Welcome back. It’s Kvlt Kolvmn. Let’s go.
Shorter stack this month. Not as many releases piqued my interest in the genre during August and work is eating me alive. Thankfully I’ve got my good friends and Heavy Blog here to sort through the good stuff, and what's here is indeed excellent. Let us know what you enjoyed from last month’s crop on social.
Anti-God Hand - Blight Year
I have been singing the praises of Christian Cosentino on the blog for a while now for many reasons but one of the primary ones is that he forces me to rethink my conceptions of brightness and darkness in black metal. While I wouldn’t immediately compare Anti-God Hand’s sound to his, the effort to make us rethink what light and darkness achieve on a black metal release is the same. Blight Year is, on its face, a caustic, violent, and abrasive release, one which fits in neatly with the more haggard aesthetics of black metal. But when you let it unfold, you will find much light underneath the main compositions, exposed in conflagrations of brighter, post-black tinged leads and moments of delicacy.
The indicatively titled “Endless Brightness” is a good example. While the vocals are the same high pitch, harrowing screams of the rest of the album and the overwhelming, buzz-saw, coldly heavy instruments are still very much in play, there’s also the hopeful, empowering guitar lead which hides beneath the surface of the track. There’s also the outro which seems to fade up into the sky, bringing with it emotions of faint elation. Sure, all of this collapses into the ultra aggressive (and bizarrely progressive and grindy) next track, “Demon Sniper”, but even there there are hints of something else, a dogged grasp and insistence on the existence of hope and redemption.
These tensions turn the album into a downright beguiling one, where the aesthetics seem to be communicating to you in many voices, each pulling you as a shadow into different degrees of brightness and darkness. This, in turn, makes the album downright fascinating, requiring multiple and careful listenings to fully grasp. It’s one of black metal’s best releases from the year, challenging what the genre can do, what it’s for, and what it seeks to communicate.
Best of the Rest
Blut Aus Nord - Disharmonium - Nahab
I admittedly don’t know a lot about France’s enigmatic black metal legends Blut Aus Nord (seems like this is by design), but they’ve easily risen to the top as one of my own personal favorite black metal acts in recent years thanks to their history of avant garde experimentations on the genre’s fringes as well as recent developments in their sound towards the ethereal and psychedelic, notably with 2019’s appropriately titled Hallucinogen. These tripped-out vibes continued with last year’s Disharmonium - Undreamable Abysses, which wound up being one of my favorite records of the year as its Lovecraftian soundscapes were something that enthralled me as something I’d just never heard before. I described the LP on more than one occasion as “ethereal wooshing,” and I stand by it. I love that record.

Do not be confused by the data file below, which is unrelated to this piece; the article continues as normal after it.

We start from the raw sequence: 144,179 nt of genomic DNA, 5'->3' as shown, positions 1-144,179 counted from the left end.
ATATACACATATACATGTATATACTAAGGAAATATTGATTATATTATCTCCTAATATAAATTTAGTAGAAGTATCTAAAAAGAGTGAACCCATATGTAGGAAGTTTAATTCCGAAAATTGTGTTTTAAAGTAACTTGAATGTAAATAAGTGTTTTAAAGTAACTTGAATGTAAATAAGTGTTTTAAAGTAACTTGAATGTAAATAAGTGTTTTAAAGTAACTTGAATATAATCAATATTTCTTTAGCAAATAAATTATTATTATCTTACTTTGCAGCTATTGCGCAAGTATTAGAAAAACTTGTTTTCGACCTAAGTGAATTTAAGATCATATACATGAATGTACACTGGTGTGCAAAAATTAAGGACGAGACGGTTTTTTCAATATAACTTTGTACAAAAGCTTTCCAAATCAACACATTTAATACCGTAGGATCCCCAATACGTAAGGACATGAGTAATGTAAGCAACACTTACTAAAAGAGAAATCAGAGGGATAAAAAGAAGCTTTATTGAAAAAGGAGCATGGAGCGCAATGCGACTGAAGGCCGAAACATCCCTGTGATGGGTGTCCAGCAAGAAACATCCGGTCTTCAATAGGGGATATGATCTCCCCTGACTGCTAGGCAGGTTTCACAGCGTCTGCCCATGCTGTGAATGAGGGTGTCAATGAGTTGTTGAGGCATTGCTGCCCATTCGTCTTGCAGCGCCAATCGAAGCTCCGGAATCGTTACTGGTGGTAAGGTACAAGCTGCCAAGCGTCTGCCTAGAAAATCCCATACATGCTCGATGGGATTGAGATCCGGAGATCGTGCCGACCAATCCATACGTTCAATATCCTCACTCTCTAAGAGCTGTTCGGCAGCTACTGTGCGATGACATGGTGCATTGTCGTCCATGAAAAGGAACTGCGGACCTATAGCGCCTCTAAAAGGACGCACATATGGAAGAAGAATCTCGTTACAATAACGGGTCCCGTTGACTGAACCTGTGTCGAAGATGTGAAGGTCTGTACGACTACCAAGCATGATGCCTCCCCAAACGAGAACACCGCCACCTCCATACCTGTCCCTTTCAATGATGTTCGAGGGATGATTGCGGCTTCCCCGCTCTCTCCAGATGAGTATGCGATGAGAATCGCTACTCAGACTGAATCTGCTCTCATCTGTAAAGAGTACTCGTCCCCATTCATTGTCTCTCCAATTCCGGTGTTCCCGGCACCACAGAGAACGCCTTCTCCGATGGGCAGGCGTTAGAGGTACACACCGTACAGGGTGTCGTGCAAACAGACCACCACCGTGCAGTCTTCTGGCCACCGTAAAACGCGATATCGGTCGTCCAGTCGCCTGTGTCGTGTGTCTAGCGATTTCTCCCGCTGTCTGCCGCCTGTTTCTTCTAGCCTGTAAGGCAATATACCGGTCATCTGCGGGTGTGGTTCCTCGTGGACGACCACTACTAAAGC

So naturally, I had highly anticipated their follow-up Nahab, hoping for more explorations of this band’s specific brand of psychotic reverberation, but what we wound up with instead ended up being some of the band’s most intense and heavy material to date, at times within the realm of dissonant death metal. I’ll happily take it. Nahab is as atmospheric as one would expect as the second in their Disharmonium series, but offers a more visceral type of horror, with a greater emphasis on the “bones” of Blut Aus Nord to counter the swirling abyss. Standout track “The Endless Multitude” for example is grounded by an absurd if not understatedly technical drum performance centering on off-kilter time changes and swinging cymbals. Elsewhere, Nahab indulges in dark ambient passages that feel like they would be best suited scoring some A24 style arthouse horror. This is mind-bending and truly horrifying stuff; just in time for the Halloween season to kick off.
Celestial Annihilator - Annihilation for Esoteric Nascency
While Tomb Mold and Blood Incantation may beg to differ, black metal has steadily become the premier metal hotbed for all things cosmic. Mare Cognitum, Spectral Lore, Mesarthim, Darkspace, and Midnight Odyssey all spring to mind when thinking about this niche category of sci-fi infused blackness, and we can now add South Korea’s Celestial Annihilator to the mix. The one-man act’s debut is a competently crafted black metal record that does something that few releases in this space dare to do… actually be fun to listen to.
Fans of this space of the black metal world honestly won’t find anything particularly revolutionary in Annihilation for Esoteric Nascency, but that feels intentional. Project mastermind Pandemonius doesn’t seem too interested in heading down the Esoctrilihum road of expansive progressivism, instead focusing his obviously prodigious talents on atmosphere, melody, and immediacy. These tracks practically glow with melodicism, propelling themselves forward with near constant high octane energy that permeates every riff. But one of the most interesting and commendable aspects of Annihilation is its willingness to blend its atmospherics into these tracks in a way that never feels dull or out of sync with the pace of the record. Each interlude feels purposeful and adds to the overall tone of the record without detracting from the meat of the songwriting, which to my ears is for the most part delicious.